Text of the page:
The majority of Kirili’s works shown in Valenciennes were relatively small scale, chiefly terra-cottas, with a few direct polychrome waxes and cast plasters. Several larger pieces, modeled in clay then molded and cast in plaster, concrete or bronze, completed this overview of the artist’s involvement with modeling. (The show also included 19 of his drawings and five photographs.)
In the terra-cottas, Kirili most often combines differently pigmented clays to yield an indwelling rather than applied polychromy. These pieces are basketball-size or smaller, since that is the mass which Kirili can heft, manipulate and fire comfortably. The surface is open and sensual, and one feels a musical push and pull, fold and stretch. The cast works range from the size of a bust to that of a standing figure. Their surface is less immediate, both because Kirili attacks the clay originals in a more classical and reflective manner, and because of the mediation of the casting process.
In the exhibition’s first two rooms, Kirili’s works were installed within the museum’s collection of Carpeaux’s sculptures and studies. In the second two rooms, Kirili’s pieces stood on their own, but for the company of a few Carpeaux sketches on paper, stunning in their freedom and mastery of hand. Kirili made certain pieces in direct dialogue with Carpeaux’s sculptures, most noticeably in a series of small polychrome waxes (Fa Presto I-IX, 2001). But in most cases, the visual connections between the artists’ works preexisted their rendezvous in Valenciennes.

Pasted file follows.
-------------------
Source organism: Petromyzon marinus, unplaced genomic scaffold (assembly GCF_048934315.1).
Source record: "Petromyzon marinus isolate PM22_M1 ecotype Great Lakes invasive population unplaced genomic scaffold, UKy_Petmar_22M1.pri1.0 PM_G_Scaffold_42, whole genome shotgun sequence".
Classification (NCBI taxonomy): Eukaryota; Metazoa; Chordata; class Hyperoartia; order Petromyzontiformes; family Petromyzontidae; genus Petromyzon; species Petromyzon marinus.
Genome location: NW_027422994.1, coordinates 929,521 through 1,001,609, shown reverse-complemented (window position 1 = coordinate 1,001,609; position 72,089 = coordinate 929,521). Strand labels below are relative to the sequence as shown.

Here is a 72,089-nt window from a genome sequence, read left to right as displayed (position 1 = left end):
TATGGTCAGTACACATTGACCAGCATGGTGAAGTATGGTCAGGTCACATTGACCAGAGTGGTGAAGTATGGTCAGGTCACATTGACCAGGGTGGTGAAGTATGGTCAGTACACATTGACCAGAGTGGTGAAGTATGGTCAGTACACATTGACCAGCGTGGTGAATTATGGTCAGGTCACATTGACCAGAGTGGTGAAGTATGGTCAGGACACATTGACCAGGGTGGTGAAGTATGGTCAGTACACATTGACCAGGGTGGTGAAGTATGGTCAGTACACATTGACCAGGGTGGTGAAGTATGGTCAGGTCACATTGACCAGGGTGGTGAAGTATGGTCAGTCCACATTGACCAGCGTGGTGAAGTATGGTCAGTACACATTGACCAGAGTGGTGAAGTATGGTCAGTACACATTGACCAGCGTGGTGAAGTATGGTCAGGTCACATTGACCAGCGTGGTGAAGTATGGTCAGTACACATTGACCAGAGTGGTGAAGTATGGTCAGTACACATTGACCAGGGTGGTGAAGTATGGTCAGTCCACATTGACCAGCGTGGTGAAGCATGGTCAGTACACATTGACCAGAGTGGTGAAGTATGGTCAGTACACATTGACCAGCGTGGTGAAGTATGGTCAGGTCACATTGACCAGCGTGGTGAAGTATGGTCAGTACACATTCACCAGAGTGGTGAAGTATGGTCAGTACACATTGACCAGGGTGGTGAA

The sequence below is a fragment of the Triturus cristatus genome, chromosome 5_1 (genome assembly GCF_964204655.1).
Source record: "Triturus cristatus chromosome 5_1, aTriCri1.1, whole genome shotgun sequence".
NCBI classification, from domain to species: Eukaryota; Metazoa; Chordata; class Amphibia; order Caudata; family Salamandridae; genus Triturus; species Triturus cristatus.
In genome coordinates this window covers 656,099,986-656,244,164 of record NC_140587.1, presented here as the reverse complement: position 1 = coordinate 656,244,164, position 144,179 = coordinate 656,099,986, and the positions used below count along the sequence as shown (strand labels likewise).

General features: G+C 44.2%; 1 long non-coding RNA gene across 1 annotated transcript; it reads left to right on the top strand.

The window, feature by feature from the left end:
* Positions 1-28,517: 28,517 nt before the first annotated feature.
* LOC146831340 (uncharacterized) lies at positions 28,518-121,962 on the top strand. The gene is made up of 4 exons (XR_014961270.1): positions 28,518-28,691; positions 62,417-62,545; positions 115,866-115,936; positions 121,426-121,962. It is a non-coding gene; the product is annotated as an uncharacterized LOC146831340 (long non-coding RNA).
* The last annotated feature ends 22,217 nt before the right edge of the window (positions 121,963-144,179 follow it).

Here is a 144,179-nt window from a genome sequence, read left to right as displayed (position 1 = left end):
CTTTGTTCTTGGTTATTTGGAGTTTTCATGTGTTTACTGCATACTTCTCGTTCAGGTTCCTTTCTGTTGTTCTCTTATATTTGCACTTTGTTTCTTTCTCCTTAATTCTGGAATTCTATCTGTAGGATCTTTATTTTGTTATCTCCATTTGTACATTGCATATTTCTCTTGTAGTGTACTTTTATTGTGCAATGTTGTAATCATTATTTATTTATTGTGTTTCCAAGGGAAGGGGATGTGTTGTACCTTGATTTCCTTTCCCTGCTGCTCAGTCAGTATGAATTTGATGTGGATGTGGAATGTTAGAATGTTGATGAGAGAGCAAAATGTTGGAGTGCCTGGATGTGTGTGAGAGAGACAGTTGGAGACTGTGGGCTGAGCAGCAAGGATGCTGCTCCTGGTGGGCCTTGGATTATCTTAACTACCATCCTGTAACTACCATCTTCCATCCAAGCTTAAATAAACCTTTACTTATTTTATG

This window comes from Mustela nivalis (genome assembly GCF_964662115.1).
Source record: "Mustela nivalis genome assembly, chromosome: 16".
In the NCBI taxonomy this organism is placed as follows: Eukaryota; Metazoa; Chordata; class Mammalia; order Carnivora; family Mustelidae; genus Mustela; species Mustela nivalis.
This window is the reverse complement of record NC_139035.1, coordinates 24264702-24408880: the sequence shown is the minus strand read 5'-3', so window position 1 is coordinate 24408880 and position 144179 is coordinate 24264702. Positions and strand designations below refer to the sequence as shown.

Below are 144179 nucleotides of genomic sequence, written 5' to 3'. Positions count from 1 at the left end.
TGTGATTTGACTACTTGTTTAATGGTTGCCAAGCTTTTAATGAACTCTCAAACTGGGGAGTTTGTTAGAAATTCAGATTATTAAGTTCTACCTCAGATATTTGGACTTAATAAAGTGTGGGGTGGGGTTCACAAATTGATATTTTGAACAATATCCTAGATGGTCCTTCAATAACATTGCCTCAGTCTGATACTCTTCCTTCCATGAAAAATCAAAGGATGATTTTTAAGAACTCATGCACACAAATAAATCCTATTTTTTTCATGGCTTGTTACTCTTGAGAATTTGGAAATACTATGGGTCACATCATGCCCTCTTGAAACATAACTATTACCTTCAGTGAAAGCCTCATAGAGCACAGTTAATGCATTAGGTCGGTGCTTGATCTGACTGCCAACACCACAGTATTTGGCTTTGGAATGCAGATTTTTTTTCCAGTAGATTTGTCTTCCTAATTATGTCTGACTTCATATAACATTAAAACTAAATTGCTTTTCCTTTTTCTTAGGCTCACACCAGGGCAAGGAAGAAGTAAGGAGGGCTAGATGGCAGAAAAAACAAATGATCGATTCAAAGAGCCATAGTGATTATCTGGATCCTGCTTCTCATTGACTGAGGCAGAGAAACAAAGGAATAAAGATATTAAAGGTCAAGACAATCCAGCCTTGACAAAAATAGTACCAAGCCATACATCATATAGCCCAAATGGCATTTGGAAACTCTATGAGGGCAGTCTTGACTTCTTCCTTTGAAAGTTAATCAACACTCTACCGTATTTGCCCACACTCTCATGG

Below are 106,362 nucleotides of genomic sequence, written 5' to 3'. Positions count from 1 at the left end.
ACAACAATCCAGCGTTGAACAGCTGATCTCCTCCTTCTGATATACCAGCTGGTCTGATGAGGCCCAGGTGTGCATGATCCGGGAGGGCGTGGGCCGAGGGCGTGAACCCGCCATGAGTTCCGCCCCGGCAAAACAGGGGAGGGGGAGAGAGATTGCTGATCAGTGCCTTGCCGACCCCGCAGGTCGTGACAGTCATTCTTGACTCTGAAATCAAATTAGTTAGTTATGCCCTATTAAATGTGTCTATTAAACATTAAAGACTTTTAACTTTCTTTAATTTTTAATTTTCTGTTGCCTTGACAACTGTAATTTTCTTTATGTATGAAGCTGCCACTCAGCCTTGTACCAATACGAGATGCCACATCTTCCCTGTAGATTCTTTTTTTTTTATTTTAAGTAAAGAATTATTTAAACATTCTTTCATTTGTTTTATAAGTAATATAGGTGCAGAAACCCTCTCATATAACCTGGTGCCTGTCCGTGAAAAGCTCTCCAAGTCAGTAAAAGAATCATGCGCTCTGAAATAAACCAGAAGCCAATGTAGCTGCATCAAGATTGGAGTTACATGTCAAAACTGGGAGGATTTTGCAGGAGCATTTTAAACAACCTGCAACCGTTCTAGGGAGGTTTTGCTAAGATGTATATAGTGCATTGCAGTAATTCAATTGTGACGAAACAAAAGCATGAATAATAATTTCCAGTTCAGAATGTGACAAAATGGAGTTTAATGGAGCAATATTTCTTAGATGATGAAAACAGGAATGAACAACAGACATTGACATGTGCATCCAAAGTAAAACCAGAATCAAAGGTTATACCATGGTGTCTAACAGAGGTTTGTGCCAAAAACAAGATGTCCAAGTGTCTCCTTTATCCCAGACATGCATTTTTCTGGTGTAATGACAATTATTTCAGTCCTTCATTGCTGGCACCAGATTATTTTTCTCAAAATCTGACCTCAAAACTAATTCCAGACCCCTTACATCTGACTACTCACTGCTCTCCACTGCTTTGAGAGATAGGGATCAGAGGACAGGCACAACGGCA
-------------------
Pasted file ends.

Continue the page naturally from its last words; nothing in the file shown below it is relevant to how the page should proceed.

The show’s pairing of modern and historical often was illuminating, as in the encounter between Carpeaux’s small cast plaster study (1863- 64) for the standing bronze Watteau that presides over a local square and Kirili’s slightly larger plaster Nun (1984), whose surface is marked with an easy dancing rhythm of black ink lines. Both pieces are deft and equally communicative of speed and lightness. When seen alongside Kirili’s sculpture, Carpeaux’s figurative piece is no longer perceived as a study for the well-known monument, but viewed anew as a work in itself. When Carpeaux probed, poked and prodded his clay sketch, the marks stood for Watteau’s finery, but here they recover their abstract immediacy. The very process of modeling threatens the figure’s integrity.